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Sun Yingjie Wins Doping Lawsuit

China's star distance runner, Sun Yingjie, won her case in Dalian, China's Liaoning Province on Friday against an athlete who had spiked her drinks, according to reports from Life Newspaper.

Yu Haijiang, an athlete with the Qinghai Sports Team, was sued by Sun last month for allegedly spiking her drinks with the banned substance, androsterone, on October 16.

Sun, who finished third in the 2003 world championships, passed a drugs test carried out after the Beijing International Marathon on October 15. However, she failed a domestic test the following day in Nanjing, where she won a silver medal in the women's 10,000-meters event at the 10th National Games.

Sun was stripped of her medal after the substance was detected in her urine. She was then banned from competitive running indefinitely.

Reports said Sun alleged in court that Yu's actions were the direct cause of the failed urine test and asked for a public apology from Yu.

She also demanded compensation of 30,000 yuan (US$3, 750) and payment of her legal costs.

Yu, who was coached by Wang Deming, the brother of Sun's head coach Wang Dexian, reportedly said his only intention was to help Sun.

"I wanted to give her a hand. Sun is my idol and I am crazy about her," Yu said in court.

According to Sun's evidence, which was accepted by the court, Sun lived in her coach Wang's home and had breakfast with Yu and three other athletes on the morning of October 16th. Sun opened a bottle of Chinese gooseberry juice and drank two cups, leaving the rest on the table.

Sun then competed in the Beijing Marathon that day, while Yu went back to Wang's house and laced the juice with androsterone powder from seven to eight capsules.

Sun returned to Wang's home and drank the juice that afternoon, and drank the rest on the morning of October 17, the day she flew to Nanjing.

According to the newspaper, Yu said he was willing to make a private apology, but not a public one, and said that he would be unable to pay the compensation.

Yu also said he was likely to appeal.

Sun said she was relieved about the verdict.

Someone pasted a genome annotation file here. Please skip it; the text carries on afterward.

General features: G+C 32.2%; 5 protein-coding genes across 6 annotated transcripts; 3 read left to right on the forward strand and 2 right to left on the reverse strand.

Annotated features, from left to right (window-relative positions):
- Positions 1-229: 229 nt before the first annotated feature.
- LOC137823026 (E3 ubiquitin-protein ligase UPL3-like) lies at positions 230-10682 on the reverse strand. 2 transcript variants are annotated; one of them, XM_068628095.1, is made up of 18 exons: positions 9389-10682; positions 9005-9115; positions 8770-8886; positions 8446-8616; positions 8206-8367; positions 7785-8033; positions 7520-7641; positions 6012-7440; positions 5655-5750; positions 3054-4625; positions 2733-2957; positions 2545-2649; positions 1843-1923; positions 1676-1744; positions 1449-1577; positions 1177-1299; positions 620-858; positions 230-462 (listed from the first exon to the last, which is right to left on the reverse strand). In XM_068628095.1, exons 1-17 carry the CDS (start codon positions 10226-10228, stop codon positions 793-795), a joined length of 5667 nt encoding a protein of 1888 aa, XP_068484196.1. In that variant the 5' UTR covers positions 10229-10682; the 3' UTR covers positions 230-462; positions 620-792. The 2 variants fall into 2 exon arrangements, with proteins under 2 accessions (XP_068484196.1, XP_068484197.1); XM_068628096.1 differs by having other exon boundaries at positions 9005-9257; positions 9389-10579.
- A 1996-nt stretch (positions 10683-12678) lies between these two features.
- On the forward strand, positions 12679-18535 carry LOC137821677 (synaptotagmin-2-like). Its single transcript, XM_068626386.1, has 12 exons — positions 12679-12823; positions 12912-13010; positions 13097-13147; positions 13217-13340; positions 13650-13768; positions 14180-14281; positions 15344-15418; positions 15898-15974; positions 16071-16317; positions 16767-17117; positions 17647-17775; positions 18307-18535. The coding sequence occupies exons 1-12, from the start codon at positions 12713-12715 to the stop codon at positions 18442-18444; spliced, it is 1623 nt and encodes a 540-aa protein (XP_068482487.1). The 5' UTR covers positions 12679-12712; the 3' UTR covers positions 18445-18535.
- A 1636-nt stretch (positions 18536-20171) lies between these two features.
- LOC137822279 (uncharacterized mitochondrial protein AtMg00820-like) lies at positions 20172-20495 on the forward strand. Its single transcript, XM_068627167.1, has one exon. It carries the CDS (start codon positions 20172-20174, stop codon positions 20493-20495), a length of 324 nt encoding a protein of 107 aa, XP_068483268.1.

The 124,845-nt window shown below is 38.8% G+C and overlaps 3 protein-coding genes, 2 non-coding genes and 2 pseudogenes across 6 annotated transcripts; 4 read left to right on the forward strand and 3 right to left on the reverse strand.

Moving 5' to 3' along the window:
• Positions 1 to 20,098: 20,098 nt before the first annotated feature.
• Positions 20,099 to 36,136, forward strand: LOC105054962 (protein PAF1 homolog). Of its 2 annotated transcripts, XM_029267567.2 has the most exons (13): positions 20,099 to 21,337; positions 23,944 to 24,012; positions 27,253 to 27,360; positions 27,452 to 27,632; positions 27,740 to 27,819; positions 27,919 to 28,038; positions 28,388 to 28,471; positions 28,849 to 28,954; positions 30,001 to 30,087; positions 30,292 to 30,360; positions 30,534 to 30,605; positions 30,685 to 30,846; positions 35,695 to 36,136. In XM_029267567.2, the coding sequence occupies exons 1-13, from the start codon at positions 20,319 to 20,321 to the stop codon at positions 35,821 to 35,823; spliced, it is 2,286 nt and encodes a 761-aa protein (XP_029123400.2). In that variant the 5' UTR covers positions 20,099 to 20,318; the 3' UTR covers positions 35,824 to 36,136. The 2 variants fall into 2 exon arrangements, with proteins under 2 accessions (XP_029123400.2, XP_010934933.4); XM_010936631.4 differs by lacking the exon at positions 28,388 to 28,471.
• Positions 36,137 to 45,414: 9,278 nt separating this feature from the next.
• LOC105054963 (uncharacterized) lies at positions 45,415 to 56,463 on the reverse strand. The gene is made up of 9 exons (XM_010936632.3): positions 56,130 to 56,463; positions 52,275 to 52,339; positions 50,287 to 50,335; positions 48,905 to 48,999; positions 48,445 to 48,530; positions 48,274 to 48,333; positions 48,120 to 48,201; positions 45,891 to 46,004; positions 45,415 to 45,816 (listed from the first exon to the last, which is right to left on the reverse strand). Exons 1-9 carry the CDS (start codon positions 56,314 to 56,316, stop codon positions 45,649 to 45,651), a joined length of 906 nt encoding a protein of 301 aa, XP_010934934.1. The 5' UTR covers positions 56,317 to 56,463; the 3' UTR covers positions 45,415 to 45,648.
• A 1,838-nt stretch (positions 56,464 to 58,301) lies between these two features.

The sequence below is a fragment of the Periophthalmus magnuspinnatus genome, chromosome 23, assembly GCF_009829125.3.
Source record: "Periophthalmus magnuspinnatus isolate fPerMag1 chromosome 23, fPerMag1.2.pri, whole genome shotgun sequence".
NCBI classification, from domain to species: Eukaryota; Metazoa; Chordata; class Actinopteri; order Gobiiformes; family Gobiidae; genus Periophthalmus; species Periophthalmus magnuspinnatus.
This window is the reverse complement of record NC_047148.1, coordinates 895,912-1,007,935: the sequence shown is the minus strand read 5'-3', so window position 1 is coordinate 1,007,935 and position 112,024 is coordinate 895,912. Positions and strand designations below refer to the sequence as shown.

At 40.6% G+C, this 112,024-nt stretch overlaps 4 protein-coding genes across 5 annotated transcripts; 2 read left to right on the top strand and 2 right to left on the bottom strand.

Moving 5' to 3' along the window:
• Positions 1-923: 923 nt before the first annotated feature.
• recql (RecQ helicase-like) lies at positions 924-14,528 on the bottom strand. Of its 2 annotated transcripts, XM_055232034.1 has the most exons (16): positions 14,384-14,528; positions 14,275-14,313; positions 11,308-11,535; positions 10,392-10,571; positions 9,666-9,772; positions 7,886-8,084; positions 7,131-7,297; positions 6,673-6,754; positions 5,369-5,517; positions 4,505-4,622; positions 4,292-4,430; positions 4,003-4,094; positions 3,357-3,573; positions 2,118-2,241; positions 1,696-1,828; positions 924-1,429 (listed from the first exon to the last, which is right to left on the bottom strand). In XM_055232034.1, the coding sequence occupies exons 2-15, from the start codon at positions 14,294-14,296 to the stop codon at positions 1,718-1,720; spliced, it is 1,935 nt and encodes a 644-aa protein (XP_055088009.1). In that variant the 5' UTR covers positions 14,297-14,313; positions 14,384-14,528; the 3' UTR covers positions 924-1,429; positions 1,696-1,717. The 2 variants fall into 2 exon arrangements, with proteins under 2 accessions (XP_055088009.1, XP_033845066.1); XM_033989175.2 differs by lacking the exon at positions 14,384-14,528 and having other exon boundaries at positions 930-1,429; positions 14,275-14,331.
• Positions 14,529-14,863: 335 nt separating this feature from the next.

"From the beginning of the failed drug test, I trusted in my innocence. I do not know how the China Track and Field Administration Centre (CTFAC) can continue to impose that punishment on me after this ruling," Sun was quoted as saying.

When asked if she was preparing to compete in 2008, Sun said it depends on what the CTFAC does.

"All will be determined by them," she said.

Feng Shuyong, head coach of the national track and field team, told Xinhua that the case will be looked at again.

But Feng refused to make any comment about Sun's suspension.

Officials working in the anti-doping field said China are opposed any kind of drug use, whether intentional or not, and they said that a court ruling would not necessarily result in a change in punishment.

"Winning a case and having a positive test are two different things. The association will deal with the incident strictly according to the rules of the World Anti-doping Agency and China's anti-doping regulations," said Zhang Yongliang from the China Track and Field Association.

"We tested her twice and both samples tested positive," Zhang added.

Zhang Jian, an official from the Anti-doping Commission of the Chinese Olympic Committee, said there were no rules from the "World Anti-doping Code" that an investigation and court ruling should be used as evidence for a hearing to decide on punishment for positive drug tests.

(China Daily December 19, 2005)

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